JAY AND SILENT BOB GO DOWN UNDER Review
Any chance to hear Kevin Smith talk is going to be entertaining. He’s certainly parlayed his success with Q&A speaking engagements into an empire of spoken word programming. He’s got a podcast a day pretty much, and if you run out of those, you can always read his twitter or pop in one of his Q&A DVDs, or listen to one of his nine movies with an audio commentary.
“Jay and Silent Bob Go Down Under” is one of the shortest Kevin Smith programs ever, fit into one of Epix’s one hour blocks. It gets the job done though. One of Smith’s podcasts is “Jay and Silent Bob Get Old,” with himself and Jason Mewes. They recorded one for an audience in Sydney, Australia, and this is a video of that performance.
I must admit, I do not keep up with every Kevin Smith podcast, so I did not know that “Get Old” really focuses on Mewes. At least it does in this broadcast. I’ve always known Mewes to be the surprisingly quiet one in interviews, who mainly turns it on when Smith points a camera at him. It’s surprising to people who only know his Jay and Silent Bob persona, but familiar to me.
Mewes is on fire in “Down Under.” Every anecdote he tells is sexual, but in an age where I thought I’d heard it all – “Californication,” “Girls,” shrim – Mewes had some stories so gross they made me laugh out loud. He’s as elaborate and descriptive a storyteller as Smith, so his memories of heroin addled intercourse or his romantic first day in Sydney with his wife all go to shocking places. He also makes funny sex faces.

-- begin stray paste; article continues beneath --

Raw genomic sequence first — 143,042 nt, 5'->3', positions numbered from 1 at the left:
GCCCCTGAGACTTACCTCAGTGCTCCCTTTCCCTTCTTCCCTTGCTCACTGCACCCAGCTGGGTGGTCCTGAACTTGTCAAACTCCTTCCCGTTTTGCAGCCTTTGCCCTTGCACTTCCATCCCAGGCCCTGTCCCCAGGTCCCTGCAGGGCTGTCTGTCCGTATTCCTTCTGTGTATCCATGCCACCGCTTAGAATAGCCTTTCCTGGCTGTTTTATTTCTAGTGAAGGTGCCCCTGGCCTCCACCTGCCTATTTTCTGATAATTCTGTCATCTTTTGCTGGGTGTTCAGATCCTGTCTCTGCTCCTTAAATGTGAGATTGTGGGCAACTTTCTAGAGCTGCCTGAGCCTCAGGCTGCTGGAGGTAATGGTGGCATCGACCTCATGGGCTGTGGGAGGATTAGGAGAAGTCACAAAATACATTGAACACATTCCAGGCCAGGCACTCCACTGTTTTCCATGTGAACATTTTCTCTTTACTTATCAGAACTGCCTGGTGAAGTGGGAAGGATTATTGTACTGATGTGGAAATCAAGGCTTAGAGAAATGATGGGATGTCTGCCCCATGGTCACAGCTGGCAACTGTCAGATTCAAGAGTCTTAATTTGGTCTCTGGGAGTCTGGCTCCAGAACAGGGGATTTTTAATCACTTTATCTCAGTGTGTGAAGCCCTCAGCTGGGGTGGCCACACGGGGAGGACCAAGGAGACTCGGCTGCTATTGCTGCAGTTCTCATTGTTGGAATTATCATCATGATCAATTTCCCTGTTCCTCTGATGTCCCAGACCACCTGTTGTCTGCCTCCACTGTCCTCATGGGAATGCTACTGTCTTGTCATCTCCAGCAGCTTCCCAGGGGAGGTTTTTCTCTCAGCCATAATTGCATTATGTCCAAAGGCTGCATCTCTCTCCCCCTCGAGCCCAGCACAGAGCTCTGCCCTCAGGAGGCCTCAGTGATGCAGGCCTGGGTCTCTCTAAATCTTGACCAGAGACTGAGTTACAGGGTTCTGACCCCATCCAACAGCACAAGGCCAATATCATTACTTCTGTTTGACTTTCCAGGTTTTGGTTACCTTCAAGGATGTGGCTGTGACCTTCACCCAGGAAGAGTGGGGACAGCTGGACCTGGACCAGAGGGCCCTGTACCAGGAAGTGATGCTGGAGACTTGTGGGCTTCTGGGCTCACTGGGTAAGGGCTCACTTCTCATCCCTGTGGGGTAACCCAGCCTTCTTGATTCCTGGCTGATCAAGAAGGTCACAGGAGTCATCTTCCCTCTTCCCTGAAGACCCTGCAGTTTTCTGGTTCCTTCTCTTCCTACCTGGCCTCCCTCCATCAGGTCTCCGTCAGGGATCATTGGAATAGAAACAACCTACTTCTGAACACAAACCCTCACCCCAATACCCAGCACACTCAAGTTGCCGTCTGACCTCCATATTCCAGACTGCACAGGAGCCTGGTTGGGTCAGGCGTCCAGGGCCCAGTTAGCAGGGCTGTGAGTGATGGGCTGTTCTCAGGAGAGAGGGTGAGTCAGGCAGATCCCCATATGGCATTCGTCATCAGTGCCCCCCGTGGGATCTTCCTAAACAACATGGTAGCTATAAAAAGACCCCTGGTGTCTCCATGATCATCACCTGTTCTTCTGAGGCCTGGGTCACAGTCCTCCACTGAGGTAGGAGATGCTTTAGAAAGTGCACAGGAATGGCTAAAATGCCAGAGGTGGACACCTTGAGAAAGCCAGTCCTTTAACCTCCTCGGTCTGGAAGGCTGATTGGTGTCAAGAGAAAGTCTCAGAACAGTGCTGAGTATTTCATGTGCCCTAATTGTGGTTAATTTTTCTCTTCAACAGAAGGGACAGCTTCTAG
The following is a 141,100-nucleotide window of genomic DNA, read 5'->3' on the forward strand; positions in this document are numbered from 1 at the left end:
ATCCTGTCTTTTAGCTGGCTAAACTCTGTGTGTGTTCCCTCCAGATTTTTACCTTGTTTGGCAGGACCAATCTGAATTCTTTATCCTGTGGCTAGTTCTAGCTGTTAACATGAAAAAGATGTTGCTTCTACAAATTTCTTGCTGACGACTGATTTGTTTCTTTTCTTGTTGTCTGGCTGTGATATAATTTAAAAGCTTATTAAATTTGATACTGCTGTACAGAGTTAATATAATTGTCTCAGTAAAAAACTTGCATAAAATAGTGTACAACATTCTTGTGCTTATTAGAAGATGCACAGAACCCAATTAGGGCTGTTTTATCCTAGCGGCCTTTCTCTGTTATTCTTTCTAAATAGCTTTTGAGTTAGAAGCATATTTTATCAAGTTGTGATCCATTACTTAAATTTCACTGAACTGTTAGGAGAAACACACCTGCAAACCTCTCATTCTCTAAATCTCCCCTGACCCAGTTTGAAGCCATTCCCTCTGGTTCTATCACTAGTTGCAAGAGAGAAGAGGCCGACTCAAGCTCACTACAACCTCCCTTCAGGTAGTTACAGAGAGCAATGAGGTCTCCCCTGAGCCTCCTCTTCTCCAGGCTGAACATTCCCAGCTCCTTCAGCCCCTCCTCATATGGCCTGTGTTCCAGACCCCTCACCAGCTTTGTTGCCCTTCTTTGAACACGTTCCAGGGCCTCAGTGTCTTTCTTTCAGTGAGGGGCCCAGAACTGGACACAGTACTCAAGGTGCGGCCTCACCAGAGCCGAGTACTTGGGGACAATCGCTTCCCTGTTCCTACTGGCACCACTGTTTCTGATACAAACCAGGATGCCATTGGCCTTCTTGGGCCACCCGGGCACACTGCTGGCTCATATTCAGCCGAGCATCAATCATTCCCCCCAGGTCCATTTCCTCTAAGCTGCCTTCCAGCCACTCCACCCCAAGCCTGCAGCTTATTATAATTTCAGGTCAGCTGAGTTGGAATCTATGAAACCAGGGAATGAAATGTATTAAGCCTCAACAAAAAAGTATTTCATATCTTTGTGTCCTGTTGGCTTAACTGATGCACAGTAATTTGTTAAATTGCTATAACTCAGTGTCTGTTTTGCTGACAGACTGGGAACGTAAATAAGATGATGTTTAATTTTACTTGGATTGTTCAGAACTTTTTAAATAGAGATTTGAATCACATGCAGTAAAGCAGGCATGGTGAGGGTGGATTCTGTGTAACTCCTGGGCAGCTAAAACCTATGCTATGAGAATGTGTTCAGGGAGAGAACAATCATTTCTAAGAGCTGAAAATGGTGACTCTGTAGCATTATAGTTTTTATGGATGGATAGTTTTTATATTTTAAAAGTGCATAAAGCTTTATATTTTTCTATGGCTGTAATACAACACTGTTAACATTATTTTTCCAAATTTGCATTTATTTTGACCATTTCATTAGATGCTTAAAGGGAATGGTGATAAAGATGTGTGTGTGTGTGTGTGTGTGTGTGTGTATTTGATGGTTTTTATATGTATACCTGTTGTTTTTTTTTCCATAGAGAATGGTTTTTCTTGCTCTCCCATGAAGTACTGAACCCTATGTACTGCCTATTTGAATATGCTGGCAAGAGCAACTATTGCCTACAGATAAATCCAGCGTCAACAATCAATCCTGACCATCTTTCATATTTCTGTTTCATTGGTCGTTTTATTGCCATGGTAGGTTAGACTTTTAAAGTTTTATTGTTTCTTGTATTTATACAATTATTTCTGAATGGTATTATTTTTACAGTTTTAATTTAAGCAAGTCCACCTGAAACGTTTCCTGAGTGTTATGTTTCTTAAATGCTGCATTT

Smith still chimes in, but much more of the reaction shots to keep things moving. He doesn’t try to dominate the show with his stories, at least not in the sections edited for the Epix show. You’ll get your dose of Kevin Smith humor, but more in the form of one liners than the longform stories this time.
Stage segments are intercut with footage of Mewes traveling around Sydney. He does some basic tourist stuff like learning to throw a boomerang. He keeps those bits light and funny too, but really they’re short enough to just provide a transition between stage segments.
The special ends with what I’ve learned is a regular game Mewes plays where volunteers help him create new sexual positions. That again highlights Mewes’ creativity when it comes to crude humor, and shows he’s game to make himself the butt of a joke and let audience members play along.
“Jay and Silent Bob Go Down Under” premieres November 30 on Epix. It’s a must see for any Kevin Smith/Jay and Silent Bob fans, and a wonderful vehicle for Mewes’ talents. Maybe I need to listen to more podcasts, and maybe this special will make you feel the same way.